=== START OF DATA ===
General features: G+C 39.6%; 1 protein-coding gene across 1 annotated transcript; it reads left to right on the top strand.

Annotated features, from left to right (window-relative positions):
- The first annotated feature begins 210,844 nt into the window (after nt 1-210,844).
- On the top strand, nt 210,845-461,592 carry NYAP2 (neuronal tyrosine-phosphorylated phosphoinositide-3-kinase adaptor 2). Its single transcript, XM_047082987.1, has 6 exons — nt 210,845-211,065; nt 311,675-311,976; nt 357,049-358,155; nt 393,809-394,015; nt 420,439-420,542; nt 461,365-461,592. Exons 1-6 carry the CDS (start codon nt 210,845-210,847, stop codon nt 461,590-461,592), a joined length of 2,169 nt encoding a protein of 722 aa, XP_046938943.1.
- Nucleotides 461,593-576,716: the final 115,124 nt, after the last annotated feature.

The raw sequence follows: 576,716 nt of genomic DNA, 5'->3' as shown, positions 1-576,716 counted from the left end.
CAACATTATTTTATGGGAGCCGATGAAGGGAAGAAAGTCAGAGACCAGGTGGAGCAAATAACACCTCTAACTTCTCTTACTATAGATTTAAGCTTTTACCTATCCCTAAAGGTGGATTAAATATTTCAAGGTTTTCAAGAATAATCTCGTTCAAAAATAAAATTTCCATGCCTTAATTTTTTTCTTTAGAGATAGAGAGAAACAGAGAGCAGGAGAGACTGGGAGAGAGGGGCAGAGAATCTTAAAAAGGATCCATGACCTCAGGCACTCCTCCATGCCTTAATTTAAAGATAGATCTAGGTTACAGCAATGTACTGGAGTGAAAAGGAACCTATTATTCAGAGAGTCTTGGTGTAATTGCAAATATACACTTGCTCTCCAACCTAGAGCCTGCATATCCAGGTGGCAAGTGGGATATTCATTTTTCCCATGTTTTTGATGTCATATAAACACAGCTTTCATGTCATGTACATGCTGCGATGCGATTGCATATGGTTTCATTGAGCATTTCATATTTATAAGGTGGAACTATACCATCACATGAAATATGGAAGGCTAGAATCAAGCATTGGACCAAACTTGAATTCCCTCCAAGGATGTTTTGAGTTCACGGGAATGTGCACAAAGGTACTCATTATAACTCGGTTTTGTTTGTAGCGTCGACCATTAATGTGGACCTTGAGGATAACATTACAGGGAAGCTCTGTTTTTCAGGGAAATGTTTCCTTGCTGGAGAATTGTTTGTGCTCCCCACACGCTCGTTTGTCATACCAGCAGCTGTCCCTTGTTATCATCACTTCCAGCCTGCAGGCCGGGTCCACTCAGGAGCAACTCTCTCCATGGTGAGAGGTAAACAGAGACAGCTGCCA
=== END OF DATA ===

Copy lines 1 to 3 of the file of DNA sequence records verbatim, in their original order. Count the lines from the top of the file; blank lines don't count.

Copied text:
General features: G+C 39.6%; 1 protein-coding gene across 1 annotated transcript; it reads left to right on the top strand.

Annotated features, from left to right (window-relative positions):
- The first annotated feature begins 210,844 nt into the window (after nt 1-210,844).